Where Are Catacombs Found?
The most famous catacombs in the world are to be found in Rome. The word catacomb is of unknown origin, and describes subterranean cemeteries composed of galleries or passages with side recesses for tombs. It seems to have been applied first to the catacombs of St. Sebastian, on the Appian Way near Rome, which became famous as the supposed temporary resting place of the bodies of Saints Peter and Paul in the last half of the 3rd Century.
Catacombs are by no means confined to Rome. The custom of burying the dead in underground rock chambers goes far back into antiquity, and catacombs are found all over the Mediterranean world. Most of the Christian catacombs—about 40 of which are known—belong to the 3rd Century and the early part of the 4th. Ruined by the Goths in the 6th Century and later by the Lombards, they were abandoned and their very existence forgotten until they were rediscovered by chance in 1578.
All the catacombs follow roughly the same pattern. Beginning as small private burial areas they finally became vast labyrinths of narrow galleries, usually three to four feet wide, lighted and ventilated by shafts spaced at wide intervals. The galleries led to small rooms called “cubicula” and the bodies lay in grave niches, cut in the wall or floor and sealed by slabs of marble or huge tiles.
The catacombs were used in times of persecution as hiding places, but there seems to be no truth in the widespread belief that early Christians used the catacombs as secret meeting places for worship. Catacombs, although most notable as underground passageways and cemeteries, also house many decorations. There are thousands of decorations in the centuries-old catacombs of Rome, catacombs of Paris, and other known and unknown catacombs, some of which include inscriptions, paintings, statues, ornaments, and other items placed in the graves over the years. Most of these decorations were used to identify, immortalize and show respect to the dead.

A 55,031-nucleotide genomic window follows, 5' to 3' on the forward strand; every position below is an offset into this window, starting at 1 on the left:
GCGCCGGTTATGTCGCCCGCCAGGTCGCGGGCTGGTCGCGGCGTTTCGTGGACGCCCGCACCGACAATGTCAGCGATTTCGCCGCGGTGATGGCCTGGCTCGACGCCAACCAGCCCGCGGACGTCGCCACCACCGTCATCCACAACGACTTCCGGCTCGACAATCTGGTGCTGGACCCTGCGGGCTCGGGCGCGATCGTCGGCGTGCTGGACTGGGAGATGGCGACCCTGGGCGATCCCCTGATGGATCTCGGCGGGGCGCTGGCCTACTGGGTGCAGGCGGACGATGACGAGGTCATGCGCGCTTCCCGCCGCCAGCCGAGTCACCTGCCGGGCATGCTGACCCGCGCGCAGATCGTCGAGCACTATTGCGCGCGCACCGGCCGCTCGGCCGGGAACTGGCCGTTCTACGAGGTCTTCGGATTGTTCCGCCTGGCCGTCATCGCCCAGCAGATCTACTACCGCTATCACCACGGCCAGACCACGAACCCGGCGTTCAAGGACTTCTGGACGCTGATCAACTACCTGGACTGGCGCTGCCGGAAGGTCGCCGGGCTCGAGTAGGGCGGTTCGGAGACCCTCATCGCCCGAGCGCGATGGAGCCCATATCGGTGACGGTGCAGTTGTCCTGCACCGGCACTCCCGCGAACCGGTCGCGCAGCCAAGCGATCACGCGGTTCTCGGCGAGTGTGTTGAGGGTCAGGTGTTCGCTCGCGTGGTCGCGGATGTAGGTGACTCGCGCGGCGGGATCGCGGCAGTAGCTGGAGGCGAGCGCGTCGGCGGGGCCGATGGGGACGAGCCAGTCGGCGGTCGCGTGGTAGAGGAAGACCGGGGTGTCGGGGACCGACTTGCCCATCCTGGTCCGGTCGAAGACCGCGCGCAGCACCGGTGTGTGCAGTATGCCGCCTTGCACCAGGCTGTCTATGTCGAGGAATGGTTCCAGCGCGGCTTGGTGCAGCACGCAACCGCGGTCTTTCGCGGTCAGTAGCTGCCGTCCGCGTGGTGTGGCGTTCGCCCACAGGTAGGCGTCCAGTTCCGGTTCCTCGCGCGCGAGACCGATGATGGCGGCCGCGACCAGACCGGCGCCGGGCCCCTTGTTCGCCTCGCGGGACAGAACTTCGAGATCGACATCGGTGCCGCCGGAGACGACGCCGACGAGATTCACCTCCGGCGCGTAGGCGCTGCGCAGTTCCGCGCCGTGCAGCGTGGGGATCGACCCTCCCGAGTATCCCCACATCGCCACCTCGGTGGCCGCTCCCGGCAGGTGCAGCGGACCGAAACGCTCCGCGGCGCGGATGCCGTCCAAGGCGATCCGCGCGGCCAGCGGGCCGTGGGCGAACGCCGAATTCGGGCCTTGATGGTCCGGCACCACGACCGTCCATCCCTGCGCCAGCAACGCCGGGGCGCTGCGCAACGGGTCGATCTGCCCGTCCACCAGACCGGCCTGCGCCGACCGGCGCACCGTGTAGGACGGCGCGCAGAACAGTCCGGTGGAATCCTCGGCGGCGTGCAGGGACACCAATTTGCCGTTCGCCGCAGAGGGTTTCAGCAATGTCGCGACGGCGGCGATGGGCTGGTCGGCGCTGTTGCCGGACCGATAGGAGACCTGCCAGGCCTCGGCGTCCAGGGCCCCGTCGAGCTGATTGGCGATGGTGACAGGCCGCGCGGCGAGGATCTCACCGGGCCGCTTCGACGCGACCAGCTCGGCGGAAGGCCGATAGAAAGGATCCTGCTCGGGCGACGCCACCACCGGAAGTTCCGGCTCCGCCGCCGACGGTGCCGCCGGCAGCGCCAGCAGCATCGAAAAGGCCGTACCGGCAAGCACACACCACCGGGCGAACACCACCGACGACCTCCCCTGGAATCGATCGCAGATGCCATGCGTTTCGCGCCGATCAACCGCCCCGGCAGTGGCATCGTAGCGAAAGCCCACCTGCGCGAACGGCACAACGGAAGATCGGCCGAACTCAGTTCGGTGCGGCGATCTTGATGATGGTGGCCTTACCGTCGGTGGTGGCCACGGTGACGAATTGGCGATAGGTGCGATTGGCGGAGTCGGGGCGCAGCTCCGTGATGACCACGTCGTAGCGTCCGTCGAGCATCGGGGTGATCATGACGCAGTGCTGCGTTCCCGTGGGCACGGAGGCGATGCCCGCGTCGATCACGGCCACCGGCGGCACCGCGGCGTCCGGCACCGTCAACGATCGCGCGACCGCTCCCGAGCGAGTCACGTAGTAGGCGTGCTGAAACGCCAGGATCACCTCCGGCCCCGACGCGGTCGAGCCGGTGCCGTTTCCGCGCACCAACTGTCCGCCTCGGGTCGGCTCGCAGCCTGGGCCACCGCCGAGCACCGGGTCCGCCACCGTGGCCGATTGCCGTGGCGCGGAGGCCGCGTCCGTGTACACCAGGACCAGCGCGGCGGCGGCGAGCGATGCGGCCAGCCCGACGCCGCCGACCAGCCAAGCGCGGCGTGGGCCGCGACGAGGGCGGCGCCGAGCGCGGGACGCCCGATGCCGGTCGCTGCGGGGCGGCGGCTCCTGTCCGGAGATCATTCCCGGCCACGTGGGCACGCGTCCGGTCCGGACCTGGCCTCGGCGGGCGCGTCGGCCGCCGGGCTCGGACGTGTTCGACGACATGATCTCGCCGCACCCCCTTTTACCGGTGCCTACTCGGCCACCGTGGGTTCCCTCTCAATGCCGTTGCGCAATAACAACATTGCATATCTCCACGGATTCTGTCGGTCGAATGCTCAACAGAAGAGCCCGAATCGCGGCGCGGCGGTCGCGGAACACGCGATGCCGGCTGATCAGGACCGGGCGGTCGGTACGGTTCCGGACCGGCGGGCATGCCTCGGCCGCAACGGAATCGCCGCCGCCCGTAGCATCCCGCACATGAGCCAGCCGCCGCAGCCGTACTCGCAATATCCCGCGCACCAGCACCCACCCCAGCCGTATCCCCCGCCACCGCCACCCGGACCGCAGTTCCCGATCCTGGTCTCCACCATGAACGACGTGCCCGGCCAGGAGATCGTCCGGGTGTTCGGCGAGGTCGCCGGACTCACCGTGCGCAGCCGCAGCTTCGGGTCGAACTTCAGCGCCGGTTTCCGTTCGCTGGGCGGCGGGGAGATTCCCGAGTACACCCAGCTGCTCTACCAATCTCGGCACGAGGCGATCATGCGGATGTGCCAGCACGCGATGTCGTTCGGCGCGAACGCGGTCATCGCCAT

Decorations in the catacombs of Rome were primarily decorated with images and words exalting Christ or depicting scenes from the Old and New Testaments of the Bible. Much of the sculpture work and art, other than engravings on the walls or tombs, has been preserved in places such as the Museum of St. John Lateran, Christian Museum of Berlin University, and the Vatican. Three representations of Christ as Orpheus charming animals with peaceful music have been found in the catacombs of Domatilla and St. Callista. Another figure was made of gilded glass and dates back to the fourth century, featuring Jesus with the world balanced in his hand and a scroll at his feet.